Design:Objectivity Be Damned
June 11, 2015 | By Andy Rutledge
I originally published this article in April of 2006. It appears here edited and updated.
Designing a website is like designing a sex chair. You can gather all the objective data you like from the most comprehensive of studies, but if you’ve not had sex in a chair—in a variety of different chairs—and fully and intuitively appreciate the various issues of, let’s say, alignment and accessibility (ahem), you’ve no business designing that chair. Put another way, if you ain’t feelin’ it, neither will anyone else.
Subjectivity is a vital component to website design and I get a bit frustrated when I see this idea maligned. Design is about experiences and it is a designer’s responsibility to understand the dimensions of user experience according to the relevant context(s); intuitively, not just as interpreted by data. This is not easily quantifiable mathematics we’re talking about here, but psychology and contextual human behavior as encouraged, compelled, manipulated, and exploited by a visual, interactive, environmental, and informational constructs. Objective data is helpful in this arena, but it’s the designer’s skill and intuition that must prevail else design is the realm of statisticians!
Pro Tip: it is not.
Successful efforts here come most often from the gut—fueled by experience and a high degree of competence. Objectivity is highly overrated in such cases, where subjectivity is far more useful. Note that I’m referring here to a designer’s subjectivity, which bears little resemblance to just anyone’s subjectivity.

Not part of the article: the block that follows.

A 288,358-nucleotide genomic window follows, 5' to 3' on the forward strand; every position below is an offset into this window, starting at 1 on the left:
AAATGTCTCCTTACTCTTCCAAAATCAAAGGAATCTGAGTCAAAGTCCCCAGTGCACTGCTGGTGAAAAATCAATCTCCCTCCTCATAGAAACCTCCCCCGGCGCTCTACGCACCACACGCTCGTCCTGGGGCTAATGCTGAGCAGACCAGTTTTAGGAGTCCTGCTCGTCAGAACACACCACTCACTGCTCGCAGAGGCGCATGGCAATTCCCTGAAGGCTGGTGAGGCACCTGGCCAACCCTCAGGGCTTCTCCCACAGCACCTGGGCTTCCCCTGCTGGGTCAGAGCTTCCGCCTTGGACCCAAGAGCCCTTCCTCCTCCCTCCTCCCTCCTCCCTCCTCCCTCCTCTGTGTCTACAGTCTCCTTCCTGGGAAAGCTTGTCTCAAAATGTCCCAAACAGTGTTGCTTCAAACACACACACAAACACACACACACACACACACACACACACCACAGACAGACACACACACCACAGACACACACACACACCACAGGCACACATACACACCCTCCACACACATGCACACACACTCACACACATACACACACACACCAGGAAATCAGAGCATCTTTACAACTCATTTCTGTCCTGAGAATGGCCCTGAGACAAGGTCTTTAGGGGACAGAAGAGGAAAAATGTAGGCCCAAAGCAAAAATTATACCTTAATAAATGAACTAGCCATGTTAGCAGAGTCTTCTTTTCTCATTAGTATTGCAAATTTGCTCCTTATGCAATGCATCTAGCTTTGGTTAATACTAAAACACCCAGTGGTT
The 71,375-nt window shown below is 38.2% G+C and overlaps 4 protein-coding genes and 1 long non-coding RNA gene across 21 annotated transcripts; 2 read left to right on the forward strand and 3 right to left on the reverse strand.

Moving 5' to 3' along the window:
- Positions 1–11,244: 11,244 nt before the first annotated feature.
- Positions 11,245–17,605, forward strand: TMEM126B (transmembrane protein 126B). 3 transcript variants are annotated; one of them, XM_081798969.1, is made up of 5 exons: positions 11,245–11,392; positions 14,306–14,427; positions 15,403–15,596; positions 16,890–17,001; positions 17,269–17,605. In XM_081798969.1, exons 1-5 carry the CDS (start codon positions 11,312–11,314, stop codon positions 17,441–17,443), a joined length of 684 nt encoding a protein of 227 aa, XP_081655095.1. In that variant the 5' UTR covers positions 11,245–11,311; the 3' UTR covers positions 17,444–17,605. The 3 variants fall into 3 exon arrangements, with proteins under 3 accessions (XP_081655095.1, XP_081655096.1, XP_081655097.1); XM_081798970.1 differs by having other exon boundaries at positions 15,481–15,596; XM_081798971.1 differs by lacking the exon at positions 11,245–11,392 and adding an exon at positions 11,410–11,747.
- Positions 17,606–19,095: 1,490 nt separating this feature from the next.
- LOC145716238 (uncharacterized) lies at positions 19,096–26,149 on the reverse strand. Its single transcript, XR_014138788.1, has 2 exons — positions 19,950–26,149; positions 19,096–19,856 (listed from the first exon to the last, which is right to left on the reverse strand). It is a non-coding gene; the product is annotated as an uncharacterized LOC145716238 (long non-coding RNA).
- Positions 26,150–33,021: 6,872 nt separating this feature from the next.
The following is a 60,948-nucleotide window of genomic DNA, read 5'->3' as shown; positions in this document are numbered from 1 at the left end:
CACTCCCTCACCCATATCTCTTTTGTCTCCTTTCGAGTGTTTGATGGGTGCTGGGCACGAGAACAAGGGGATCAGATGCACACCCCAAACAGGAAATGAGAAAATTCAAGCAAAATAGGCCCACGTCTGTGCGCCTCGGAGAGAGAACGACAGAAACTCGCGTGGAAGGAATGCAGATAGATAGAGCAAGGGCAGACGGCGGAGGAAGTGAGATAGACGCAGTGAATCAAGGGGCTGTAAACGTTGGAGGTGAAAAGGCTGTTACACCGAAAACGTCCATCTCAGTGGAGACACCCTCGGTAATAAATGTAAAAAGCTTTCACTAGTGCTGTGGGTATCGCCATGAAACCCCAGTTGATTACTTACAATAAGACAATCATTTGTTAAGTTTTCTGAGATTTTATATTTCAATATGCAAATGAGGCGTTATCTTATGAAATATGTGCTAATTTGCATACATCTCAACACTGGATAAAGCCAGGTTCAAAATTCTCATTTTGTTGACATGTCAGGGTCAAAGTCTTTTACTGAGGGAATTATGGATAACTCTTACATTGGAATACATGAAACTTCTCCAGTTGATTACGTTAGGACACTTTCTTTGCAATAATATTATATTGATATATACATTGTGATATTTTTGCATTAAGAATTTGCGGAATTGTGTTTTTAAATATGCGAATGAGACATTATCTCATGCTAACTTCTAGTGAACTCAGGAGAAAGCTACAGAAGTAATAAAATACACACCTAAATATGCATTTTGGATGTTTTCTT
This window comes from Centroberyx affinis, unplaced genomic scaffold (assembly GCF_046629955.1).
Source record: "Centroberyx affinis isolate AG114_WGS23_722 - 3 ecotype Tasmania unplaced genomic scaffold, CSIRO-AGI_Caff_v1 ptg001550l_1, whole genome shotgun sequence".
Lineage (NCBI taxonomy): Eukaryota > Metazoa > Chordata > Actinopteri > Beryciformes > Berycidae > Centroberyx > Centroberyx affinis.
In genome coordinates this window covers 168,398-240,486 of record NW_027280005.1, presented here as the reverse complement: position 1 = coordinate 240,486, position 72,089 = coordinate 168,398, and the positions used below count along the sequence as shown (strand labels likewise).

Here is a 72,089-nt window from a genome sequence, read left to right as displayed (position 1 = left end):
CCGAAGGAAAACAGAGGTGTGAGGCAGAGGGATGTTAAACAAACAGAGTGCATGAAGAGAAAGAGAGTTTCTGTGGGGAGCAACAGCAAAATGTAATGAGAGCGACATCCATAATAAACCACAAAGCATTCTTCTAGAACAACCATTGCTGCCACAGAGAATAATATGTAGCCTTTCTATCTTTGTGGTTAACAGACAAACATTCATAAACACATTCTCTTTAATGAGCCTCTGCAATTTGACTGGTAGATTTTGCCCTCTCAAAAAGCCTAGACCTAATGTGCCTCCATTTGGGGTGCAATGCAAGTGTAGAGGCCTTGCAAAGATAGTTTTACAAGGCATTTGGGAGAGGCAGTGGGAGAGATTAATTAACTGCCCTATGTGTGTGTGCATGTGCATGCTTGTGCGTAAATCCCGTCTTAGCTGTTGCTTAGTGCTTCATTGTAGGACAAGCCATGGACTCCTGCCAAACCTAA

Yes, I do mean that designers have a different and more-highly-tuned sense of conceptual experience. That’s what makes us designers. For the same reasons that composers have to trust their intuitive sense of line and composition before formula; for the same reasons that criminal investigators trust their own gifts for observation and understanding of human behavior before circumstantial evidence; for the same reasons that successful poker players most often employ their gut and numerical odds—designers have to just know.
I’m not saying that objective considerations and sources of data aren’t useful to the design process. Certainly, this sort of information has its place, but it’s not the end-all be-all of design. It’s not even in the top 3 …if the designer has the requisite intuitive understanding of what’s relevant. A much-practiced intuition is vital to a designer. Any designer who trusts to so-called objective data before his or her own practiced intuition is a poor designer. And a coward.
“So-called;” yes. There are hosts of studies and objectivity compilations that aren’t worth diddley. Oh, the data may be accurate, but that doesn’t mean interpretations of it will be accurate or relevant. Data isn’t design. It isn't even a design tool. It’s simply fodder for consideration and for careful interpretation in order to reveal the possibility of relevant design constraint(s). Good design comes from design competence in a good process, and not from data.
In the end, if we are to be competent designers we have to be comfortable with our own understanding of things first rather than others’ understanding of things. Copy/paste is great for populating websites with content. It’s poor formula for designing anything. Data of any sort is there to be considered; to inform us, not decide for us.
We are either designers or we’re just statistics proxies. Seriously, when you go get that sex chair, do you want the one designed by a statistics proxy or the one designed by a competent designer? Alignment, usability, and accessibility can be so fun when properly incorporated into a design.
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Background image: Revel Furniture | The Essence Sex Chair in a reclined position by Revel Furniture